“I step outside; the light hurts my eyes. It takes me back to my days in the darkroom, hours developing images to then emerge from utter concentration and reinsert myself into the real world. The memory quickly fades. I didn’t come out of a darkroom, I came out of a monastery’s kitchen, and what waits for me outside is not the real world but my friend, right in the middle of the wild, holding an electric razor. He throws one quick look at me and I recognize an unspoken question. “Are you ready?”. He knows I have no answer, emptiness only. The buzzing starts and, as it gets closer to me, I focus on the falling leaves, colored on one side and completely white on the other. The frozen air reaches my scalp and I know I’m lighter with every strand that hits the ground. The buzzing stops and we walk towards the five bald men dressed in black that wait under the red tree. My head is on fire. One of the men stands up elegantly and lifting one finger prepares to tell me what I already know: allowed to stay. As he speaks, his hand follows the finger and becomes a silhouette dancing in the sky. I look at his feet and wish I had a camera. Fallen leaves carpet the soil leaving not one inch on sight like thousands of white butterflies sleeping on the mountain, the moon rising but a reddish trace of the sun still hiding and, for a few seconds, I cannot remember life before I came here.”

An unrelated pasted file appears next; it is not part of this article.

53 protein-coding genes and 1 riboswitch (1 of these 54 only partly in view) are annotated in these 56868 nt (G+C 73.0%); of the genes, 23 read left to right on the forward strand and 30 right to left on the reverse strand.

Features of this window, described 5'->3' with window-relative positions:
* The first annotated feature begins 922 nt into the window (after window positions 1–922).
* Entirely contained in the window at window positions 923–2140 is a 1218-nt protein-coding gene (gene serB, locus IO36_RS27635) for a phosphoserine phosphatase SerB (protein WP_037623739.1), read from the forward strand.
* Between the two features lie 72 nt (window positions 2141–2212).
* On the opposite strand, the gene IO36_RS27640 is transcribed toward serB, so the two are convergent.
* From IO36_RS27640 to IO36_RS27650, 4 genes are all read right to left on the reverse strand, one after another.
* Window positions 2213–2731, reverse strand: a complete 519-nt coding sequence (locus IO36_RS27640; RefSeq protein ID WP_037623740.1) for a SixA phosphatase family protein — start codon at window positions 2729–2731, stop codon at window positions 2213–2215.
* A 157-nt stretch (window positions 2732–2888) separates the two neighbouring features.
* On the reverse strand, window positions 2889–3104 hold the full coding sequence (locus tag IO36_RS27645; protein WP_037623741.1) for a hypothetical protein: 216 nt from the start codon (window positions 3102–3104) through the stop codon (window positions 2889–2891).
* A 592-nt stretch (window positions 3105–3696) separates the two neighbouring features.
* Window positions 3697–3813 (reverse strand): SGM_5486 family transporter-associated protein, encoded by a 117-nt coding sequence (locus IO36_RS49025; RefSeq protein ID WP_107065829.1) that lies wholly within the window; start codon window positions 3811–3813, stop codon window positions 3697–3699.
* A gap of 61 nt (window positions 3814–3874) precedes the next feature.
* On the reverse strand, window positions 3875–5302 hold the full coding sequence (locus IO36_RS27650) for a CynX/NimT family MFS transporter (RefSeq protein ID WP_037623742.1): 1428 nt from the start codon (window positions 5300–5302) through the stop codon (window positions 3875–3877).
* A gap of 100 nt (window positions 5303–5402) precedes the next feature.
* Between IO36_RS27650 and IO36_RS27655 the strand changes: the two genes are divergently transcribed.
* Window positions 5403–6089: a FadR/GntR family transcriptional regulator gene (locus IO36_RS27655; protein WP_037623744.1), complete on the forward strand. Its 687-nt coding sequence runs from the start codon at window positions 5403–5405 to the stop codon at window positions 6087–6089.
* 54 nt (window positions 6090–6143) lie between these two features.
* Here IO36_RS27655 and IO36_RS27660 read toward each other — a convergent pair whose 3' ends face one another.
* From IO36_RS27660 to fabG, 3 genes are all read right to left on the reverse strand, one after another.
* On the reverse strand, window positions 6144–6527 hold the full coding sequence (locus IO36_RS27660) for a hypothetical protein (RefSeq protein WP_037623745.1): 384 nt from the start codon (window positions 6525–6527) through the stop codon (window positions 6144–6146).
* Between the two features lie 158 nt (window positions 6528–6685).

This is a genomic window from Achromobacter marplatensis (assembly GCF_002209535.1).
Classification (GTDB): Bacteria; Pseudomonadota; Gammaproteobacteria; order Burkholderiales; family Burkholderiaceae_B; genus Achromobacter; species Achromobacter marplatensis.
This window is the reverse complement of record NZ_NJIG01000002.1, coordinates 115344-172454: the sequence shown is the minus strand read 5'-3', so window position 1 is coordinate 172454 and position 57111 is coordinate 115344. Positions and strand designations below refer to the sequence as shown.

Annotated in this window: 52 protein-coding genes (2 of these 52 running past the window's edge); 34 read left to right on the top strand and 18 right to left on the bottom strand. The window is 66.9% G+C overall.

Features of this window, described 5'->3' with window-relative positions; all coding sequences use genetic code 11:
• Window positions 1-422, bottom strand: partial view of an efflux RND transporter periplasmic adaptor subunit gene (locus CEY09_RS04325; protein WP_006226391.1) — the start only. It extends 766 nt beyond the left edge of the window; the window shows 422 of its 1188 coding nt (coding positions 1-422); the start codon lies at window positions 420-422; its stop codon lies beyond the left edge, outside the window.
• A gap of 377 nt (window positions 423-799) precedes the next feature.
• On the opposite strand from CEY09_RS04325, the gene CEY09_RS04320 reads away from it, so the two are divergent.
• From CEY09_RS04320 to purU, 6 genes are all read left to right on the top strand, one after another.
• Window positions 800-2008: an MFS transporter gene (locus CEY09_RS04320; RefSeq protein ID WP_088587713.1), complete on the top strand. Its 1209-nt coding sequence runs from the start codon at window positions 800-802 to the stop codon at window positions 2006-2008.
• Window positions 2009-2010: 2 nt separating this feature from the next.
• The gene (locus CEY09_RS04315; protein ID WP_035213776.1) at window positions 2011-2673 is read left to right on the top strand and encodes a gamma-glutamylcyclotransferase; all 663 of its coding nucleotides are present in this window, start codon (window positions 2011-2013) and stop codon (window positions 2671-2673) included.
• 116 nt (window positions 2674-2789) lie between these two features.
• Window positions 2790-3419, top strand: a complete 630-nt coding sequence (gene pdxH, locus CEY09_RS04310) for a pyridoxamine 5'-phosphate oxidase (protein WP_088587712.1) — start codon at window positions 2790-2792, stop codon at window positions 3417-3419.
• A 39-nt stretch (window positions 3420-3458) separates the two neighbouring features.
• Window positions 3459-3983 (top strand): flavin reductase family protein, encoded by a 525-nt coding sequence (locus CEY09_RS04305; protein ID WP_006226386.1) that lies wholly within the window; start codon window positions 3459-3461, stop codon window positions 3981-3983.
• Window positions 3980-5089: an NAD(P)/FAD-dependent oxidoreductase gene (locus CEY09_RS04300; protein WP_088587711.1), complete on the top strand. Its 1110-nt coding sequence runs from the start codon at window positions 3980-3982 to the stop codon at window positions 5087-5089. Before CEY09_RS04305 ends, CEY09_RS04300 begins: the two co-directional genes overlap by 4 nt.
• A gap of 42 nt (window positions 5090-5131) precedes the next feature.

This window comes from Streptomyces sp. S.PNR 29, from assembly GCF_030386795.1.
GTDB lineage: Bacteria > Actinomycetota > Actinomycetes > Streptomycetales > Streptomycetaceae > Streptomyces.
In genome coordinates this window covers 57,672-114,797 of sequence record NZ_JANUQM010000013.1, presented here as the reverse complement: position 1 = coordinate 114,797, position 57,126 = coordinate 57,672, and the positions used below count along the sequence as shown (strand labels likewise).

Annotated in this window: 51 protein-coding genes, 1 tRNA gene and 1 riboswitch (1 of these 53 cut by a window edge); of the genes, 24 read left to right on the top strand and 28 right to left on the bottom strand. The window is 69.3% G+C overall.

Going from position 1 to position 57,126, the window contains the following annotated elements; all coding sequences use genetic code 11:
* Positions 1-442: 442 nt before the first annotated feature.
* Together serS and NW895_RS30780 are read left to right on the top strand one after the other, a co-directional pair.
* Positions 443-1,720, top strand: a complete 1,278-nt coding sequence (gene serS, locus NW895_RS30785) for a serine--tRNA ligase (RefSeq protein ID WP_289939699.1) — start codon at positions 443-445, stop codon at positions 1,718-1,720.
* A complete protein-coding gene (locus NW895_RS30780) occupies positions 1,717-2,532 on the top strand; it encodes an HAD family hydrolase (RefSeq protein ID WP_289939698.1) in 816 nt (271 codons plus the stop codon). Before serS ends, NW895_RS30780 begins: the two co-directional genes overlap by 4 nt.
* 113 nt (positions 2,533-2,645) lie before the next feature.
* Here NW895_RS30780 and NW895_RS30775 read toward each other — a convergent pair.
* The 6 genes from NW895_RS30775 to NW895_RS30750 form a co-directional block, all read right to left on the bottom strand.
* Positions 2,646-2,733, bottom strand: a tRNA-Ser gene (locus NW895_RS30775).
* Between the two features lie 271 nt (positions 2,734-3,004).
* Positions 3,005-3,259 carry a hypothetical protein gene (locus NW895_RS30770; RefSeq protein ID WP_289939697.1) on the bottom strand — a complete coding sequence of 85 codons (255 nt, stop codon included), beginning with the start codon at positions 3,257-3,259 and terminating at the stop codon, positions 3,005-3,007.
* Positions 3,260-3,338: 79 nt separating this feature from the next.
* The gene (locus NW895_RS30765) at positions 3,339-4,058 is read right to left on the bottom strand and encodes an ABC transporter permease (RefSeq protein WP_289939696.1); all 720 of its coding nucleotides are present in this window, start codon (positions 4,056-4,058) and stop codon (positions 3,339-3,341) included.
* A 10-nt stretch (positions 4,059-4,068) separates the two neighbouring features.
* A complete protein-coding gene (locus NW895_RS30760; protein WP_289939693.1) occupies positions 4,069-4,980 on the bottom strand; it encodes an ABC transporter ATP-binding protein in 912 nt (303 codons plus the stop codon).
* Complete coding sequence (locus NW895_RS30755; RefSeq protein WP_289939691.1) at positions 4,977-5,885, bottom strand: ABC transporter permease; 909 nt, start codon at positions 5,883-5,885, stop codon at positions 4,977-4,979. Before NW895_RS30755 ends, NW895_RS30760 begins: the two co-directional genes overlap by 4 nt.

- November 19th, 2016, end of Autumn practice


“The contradiction so puzzling to the ordinary way of thinking comes from the fact that we have to use language to communicate our inner experience, which in its very nature transcends linguistics.” - D.T. Suzuki, Essays in Zen Buddhism

A while ago, photographic curiosity took me to a small, self-sufficient Buddhist monastery. A temple located deep in the mountains of Hyōgo Prefecture, in Japan. Never in my wildest dreams did I imagine I would become a resident and eventually end up getting ordained as a lay practitioner named Gesshin. Not knowing about any kind of meditation or monastic life, I arrived just wanting to photograph. I quickly realized this approach was wrong so I forgot about my camera and concentrated on meditation and duties. The temple became my home as I dived completely into Zen practice. During free days, holidays, and special occasions I took photographs.

This body of work is an ode to the practice of Zen. It is not linear or narrative, it is the direct transmission of an inner experience. The photographs are impressions that go beyond rational thinking and try to pass on something that is not within the realm of expression.